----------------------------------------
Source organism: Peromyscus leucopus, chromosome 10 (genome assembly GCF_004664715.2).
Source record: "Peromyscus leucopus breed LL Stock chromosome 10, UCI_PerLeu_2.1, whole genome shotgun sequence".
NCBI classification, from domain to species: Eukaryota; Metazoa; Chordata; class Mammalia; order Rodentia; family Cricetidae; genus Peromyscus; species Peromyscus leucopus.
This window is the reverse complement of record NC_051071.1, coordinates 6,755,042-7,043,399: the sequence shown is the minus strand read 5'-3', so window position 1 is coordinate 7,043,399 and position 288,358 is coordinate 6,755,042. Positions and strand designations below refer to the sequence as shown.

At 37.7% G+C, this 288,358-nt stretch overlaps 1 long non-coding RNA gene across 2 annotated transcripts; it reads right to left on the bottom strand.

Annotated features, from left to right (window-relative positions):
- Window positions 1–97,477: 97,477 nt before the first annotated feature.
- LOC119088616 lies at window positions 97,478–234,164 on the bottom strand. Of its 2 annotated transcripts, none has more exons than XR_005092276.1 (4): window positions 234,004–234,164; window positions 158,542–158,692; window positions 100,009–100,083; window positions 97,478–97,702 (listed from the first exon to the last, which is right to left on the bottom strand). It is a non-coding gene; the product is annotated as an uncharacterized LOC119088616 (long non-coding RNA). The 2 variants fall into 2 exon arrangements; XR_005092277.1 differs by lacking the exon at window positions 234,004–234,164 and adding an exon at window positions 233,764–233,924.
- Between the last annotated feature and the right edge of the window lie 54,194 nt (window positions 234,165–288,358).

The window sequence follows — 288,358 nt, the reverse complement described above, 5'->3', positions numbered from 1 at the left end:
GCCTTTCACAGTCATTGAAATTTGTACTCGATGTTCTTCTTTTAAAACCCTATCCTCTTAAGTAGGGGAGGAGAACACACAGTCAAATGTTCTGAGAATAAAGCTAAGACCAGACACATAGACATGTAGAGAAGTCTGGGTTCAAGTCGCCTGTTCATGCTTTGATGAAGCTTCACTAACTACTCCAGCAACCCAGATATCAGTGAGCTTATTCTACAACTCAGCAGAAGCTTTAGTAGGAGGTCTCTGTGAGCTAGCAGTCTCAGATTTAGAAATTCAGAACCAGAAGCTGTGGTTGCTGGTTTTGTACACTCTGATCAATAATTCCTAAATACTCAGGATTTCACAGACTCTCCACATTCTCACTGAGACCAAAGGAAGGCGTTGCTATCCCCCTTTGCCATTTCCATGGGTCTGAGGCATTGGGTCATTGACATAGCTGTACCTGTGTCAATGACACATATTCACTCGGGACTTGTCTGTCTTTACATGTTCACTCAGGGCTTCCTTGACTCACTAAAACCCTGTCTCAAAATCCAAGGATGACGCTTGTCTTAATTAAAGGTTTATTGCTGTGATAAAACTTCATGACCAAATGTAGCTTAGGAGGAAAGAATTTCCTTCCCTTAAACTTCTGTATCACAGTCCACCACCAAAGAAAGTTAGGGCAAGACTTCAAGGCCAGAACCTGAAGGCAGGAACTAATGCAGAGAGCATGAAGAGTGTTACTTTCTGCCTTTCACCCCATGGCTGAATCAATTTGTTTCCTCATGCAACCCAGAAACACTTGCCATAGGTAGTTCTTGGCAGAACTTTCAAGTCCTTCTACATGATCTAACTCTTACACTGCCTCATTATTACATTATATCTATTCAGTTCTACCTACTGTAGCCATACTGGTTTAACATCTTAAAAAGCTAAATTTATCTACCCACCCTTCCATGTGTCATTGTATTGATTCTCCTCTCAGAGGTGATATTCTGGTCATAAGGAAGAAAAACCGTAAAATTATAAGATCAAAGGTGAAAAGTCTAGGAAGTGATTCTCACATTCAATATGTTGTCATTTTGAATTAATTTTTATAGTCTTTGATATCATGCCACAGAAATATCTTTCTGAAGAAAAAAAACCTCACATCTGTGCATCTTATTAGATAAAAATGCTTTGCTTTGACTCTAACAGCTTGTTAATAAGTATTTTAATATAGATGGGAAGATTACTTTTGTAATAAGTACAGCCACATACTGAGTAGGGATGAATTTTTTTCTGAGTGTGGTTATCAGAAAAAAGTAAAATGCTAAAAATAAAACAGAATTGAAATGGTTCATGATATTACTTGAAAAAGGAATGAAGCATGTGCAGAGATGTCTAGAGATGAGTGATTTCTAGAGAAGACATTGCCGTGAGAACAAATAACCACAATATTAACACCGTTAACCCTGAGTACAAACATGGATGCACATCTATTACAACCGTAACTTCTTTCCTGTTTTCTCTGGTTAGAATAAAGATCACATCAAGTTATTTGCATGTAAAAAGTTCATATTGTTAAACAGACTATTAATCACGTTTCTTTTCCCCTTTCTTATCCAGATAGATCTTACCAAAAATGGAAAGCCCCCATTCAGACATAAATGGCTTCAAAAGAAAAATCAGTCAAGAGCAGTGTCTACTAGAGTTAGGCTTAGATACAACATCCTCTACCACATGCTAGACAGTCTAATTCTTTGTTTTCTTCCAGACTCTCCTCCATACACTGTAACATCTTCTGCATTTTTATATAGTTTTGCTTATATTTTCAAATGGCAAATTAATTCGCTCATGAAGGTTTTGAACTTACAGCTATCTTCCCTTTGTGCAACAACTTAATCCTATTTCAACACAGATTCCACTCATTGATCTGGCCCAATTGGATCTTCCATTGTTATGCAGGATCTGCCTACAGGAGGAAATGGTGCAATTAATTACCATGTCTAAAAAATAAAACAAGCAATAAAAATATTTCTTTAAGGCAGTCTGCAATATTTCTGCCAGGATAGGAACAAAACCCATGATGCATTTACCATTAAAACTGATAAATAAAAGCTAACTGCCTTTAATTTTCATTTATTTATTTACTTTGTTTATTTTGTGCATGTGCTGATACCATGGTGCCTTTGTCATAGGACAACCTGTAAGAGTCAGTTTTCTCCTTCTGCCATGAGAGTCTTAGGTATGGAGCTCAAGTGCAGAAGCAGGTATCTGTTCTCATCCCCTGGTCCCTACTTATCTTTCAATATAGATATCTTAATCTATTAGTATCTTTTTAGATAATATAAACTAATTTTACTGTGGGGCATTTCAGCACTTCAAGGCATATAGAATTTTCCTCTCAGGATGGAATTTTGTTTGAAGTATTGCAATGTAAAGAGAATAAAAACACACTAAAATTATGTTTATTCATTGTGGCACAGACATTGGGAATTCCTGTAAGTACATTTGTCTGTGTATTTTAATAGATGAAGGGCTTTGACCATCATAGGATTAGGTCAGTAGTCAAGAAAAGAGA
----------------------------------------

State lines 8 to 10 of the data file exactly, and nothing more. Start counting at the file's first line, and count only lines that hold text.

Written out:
- LOC119088616 lies at window positions 97,478–234,164 on the bottom strand. Of its 2 annotated transcripts, none has more exons than XR_005092276.1 (4): window positions 234,004–234,164; window positions 158,542–158,692; window positions 100,009–100,083; window positions 97,478–97,702 (listed from the first exon to the last, which is right to left on the bottom strand). It is a non-coding gene; the product is annotated as an uncharacterized LOC119088616 (long non-coding RNA). The 2 variants fall into 2 exon arrangements; XR_005092277.1 differs by lacking the exon at window positions 234,004–234,164 and adding an exon at window positions 233,764–233,924.
- Between the last annotated feature and the right edge of the window lie 54,194 nt (window positions 234,165–288,358).

The window sequence follows — 288,358 nt, the reverse complement described above, 5'->3', positions numbered from 1 at the left end: